With strong allied military support for Ukraine in its war against Russia, one of most debated issues on both sides of the Atlantic is whether there is enough defense industrial capacity between North America and Europe to meet the current and future defense capability needs of NATO and its member states.
Put simply, this is the wrong way to view the situation. Prioritization, not capacity, is the real issue facing allies as they continue to supply Ukraine but also work to ensure NATO members have enough defense items for future needs. This is a real opportunity for both the United States and its NATO allies to build lasting transatlantic industrial resilience for the future.
This week, NATO armament directors will meet to tackle these exact issues. Leading the charge will be Bill LaPlante, the U.S. undersecretary of defense for acquisition and sustainment. The agenda will focus on what allies need to give Ukraine to continue to defend itself and what types of weapons and technology allies need for their own militaries. Ensuring that Ukraine as well as all NATO members have the equipment and material they need is at the heart of self defense as well as NATO’s Article V collective defense commitment.
Defense industrial base capacity is an issue that is not going to go away. While COVID-19, inflation and Russia’s invasion have exacerbated industrial base issues, the reality is that supply chain and production challenges have existed for at least a decade because of government acquisition policies, including programming and budgeting programs with limited ability to extend or expand production; unnecessary congressional budgeting practices like sequestration; parliamentary resistance to investing in needed capabilities, as seen in Europe over the past two decades; and highly bureaucratic defense export policies on both sides of the Atlantic.
This week’s sessions are a critical opportunity for the allied governments and industry to begin the necessary policy, regulatory and mental adjustments needed to prioritize defense production where it matters most. Three topics are key for these upcoming NATO sessions.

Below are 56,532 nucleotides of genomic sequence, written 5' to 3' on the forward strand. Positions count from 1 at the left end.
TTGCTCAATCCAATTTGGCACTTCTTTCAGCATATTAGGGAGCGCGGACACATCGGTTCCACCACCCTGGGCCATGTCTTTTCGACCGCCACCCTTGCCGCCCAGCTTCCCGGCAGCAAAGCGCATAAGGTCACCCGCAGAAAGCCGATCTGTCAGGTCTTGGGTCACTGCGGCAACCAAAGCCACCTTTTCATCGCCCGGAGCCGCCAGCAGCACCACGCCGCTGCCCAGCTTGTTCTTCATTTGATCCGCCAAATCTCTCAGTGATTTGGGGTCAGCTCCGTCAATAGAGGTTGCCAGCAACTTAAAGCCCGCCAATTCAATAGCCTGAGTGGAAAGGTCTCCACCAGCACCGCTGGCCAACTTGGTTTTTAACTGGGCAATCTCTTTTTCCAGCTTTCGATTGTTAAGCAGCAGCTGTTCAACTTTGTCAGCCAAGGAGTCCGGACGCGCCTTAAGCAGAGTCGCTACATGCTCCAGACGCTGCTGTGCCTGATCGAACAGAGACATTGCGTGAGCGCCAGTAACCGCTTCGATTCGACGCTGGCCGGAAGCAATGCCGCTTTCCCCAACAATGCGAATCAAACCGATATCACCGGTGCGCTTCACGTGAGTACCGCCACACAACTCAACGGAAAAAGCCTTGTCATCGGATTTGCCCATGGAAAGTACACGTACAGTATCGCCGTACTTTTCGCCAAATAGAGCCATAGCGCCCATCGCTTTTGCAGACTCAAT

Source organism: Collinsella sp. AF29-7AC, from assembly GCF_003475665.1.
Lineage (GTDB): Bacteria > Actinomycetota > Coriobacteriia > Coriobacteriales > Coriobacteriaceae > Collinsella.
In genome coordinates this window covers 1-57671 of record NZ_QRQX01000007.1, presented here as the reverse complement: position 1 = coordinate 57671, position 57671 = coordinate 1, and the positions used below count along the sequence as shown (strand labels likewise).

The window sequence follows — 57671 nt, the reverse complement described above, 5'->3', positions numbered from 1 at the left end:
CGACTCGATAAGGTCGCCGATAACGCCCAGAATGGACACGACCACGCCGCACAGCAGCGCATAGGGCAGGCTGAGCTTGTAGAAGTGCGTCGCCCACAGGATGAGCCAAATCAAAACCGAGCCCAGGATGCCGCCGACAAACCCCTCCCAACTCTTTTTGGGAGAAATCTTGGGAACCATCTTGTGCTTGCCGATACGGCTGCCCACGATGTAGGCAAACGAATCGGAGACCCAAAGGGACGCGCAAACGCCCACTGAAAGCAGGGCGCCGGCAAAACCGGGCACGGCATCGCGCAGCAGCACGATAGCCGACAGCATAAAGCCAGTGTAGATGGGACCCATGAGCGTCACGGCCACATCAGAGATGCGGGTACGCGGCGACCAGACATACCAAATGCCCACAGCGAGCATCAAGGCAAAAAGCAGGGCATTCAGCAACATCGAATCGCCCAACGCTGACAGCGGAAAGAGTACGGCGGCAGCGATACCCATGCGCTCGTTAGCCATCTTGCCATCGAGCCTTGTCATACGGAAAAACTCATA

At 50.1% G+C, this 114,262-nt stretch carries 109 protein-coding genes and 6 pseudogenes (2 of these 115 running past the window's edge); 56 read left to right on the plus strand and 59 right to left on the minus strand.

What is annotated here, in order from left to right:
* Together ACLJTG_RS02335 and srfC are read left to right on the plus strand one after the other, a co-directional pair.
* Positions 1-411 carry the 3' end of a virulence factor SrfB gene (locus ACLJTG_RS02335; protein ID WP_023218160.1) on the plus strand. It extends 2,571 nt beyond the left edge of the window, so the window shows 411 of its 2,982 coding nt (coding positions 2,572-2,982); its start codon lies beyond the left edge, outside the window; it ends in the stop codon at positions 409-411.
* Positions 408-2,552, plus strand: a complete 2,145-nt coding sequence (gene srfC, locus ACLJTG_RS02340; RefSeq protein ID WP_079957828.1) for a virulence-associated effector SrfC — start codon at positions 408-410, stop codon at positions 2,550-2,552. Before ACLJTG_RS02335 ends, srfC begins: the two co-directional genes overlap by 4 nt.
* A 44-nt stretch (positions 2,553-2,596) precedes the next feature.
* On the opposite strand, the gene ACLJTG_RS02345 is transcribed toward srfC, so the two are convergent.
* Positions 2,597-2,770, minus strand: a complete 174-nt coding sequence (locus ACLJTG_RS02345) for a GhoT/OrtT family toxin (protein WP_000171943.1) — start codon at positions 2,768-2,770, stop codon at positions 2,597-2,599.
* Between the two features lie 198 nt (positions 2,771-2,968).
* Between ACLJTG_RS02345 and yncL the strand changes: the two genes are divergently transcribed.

First is to recognize that capacity exists across the transatlantic space, but that some of the items currently needed for the Ukraine fight struggle with obsolescence issues. Javelins and Stingers, for example, are no longer produced in significant quantities for U.S. or allied forces and surging production lines is difficult.
At the recent Defense News conference, LaPlante said DoD needs to invest in the supply chain to meet today’s needs and to ensure resiliency for future demands. Critical here is not just more investment dollars but also predictability, stability and durability of demand. DoD’s recent signaling that it is open to multiyear procurement of munitions will be extremely helpful in that regard.
Second, the Ukraine war has demonstrated the U.S. must modify its foreign military sales processes to produce and export at speed. The biggest complaints industry and allies make about the FMS system is that it is slow, opaque and unpredictable. This must change.
As we have seen since the outbreak of the war against Ukraine, U.S. and allied governments can move at the “speed of need” to provide material and weapons. However, as noted by numerous DoD officials, the answer has been to throw more people at the problems and work longer hours; no systemic fixes have been undertaken for future needs. Senior leaders need to pursue flexibility within existing laws — and a willingness to use this flexibility — to meet future demand.
Third, industrial resilience is built before a crisis. Developing a “build allied” approach — co-production, licensed manufacturing, and other flexibility options — will increase resiliency and benefit both sides of the Atlantic in terms of increased jobs, industrial output, trade, and interoperability. It will also allow for more hot production lines in times of crisis.
By prioritizing actions such as these, U.S. and allied leaders will get the industrial base capacity needed to ensure weapon availability for fights today and tomorrow. While the specific requirements of future conflicts are unknown, now is the time to build in resilience to existing and future defense programs and for the State and Defense departments to figure out how to make FMS transactions move faster to trusted allies. It is critical to our collective future.
Daniel Fata is a nonresident senior adviser at the Center for Strategic and International Studies. He previously served as the U.S. deputy assistant secretary of defense for Europe and NATO policy during President George W. Bush’s administration. Jerry McGinn is executive director of the Center for Government Contracting at George Mason University’s School of Business. He is a former senior acquisition official for the U.S. Defense Department.